To reinvent their own local permitting processes, the City of Vancouver has taken a bold step forward working with Archistar, a recently announced partner of Computronix, to launch powerful new AI tools designed to quickly establish the compliance of submitted designs and drawings vs. civic building codes and permitting regulations. “Embracing technology for permitting will have a huge impact on Vancouver’s residents and businesses. Applicants will receive feedback on any items that are incomplete, missing or not permitted so they can resolve it before they submit their application,” said Vancouver Mayor Ken Sim.
Mayor Sim’s comments on the vital need to embrace modern permitting technology seems particularly prophetic when one considers the sheer amount of emergent information that present day permitting systems are expected to gather, vet, organize, communicate, and publish. Over and above the often-complex development plan and building permit applications themselves, the following represents just a small sample of the diverse and time sensitive information that must be processed quickly and efficiently to facilitate timely permitting approvals.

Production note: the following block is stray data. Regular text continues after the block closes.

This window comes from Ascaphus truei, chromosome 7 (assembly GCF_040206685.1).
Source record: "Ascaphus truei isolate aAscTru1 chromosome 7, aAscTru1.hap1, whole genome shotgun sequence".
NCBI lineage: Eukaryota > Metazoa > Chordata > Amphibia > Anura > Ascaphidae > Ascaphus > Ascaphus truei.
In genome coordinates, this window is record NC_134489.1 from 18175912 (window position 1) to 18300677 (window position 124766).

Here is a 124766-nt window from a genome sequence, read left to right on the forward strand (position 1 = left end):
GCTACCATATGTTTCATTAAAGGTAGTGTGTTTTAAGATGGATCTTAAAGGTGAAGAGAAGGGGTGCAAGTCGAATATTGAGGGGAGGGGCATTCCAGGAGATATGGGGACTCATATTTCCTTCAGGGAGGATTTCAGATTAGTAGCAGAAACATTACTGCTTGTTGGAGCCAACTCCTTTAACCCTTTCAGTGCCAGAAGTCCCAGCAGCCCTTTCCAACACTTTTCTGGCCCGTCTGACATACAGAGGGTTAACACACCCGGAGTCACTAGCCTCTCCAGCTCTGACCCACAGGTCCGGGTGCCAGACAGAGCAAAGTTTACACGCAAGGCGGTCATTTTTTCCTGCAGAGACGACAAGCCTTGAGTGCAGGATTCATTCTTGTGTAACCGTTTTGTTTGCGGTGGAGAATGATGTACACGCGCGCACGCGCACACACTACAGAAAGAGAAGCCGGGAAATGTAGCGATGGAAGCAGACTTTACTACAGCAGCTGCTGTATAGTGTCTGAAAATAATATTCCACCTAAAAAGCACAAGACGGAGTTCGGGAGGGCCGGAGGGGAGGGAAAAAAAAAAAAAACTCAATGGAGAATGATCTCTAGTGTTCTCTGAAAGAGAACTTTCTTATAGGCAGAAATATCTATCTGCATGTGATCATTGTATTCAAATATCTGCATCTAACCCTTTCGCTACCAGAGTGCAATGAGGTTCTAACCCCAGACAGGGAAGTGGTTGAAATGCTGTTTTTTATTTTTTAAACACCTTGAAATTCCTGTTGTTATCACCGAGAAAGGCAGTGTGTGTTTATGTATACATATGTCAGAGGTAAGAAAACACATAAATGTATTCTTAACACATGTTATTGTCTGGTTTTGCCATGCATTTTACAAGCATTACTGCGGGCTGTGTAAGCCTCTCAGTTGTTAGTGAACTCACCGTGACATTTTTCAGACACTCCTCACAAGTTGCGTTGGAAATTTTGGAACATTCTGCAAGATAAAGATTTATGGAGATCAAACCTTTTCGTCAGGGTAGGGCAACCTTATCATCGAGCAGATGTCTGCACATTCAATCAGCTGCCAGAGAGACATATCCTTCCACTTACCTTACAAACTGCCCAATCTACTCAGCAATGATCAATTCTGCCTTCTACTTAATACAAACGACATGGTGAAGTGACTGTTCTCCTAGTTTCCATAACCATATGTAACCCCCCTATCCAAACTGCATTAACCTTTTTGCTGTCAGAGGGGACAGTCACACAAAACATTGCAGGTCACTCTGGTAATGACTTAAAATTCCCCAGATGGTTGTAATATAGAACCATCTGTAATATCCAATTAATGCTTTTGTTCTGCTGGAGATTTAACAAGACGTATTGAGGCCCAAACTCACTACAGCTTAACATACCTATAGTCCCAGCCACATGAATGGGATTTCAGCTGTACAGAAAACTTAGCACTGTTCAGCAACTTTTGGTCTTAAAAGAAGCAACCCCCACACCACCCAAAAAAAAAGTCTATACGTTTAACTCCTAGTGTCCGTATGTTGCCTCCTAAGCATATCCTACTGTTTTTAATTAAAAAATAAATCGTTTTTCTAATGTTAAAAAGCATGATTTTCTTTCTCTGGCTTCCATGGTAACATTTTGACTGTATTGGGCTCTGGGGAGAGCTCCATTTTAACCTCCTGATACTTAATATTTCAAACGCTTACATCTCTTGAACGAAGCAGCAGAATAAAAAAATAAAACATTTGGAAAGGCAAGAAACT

Given the vast breadth of the information being exchanged and the diverse stakeholders involved, it is here that mature permitting solutions like POSSE PLS prove invaluable in leveraging cutting-edge workflow automation to efficiently progress all stakeholders through a guided, coherent digital permitting process. In addition to facilitating streamlined permitting processes, proven systems like POSSE PLS are highly configurable enabling Community Development Agencies to optimize permitting workflows expediently as new codes, regulations, and enforcement standards emerge—both locally and from other echelons of government. Consider some real-world examples: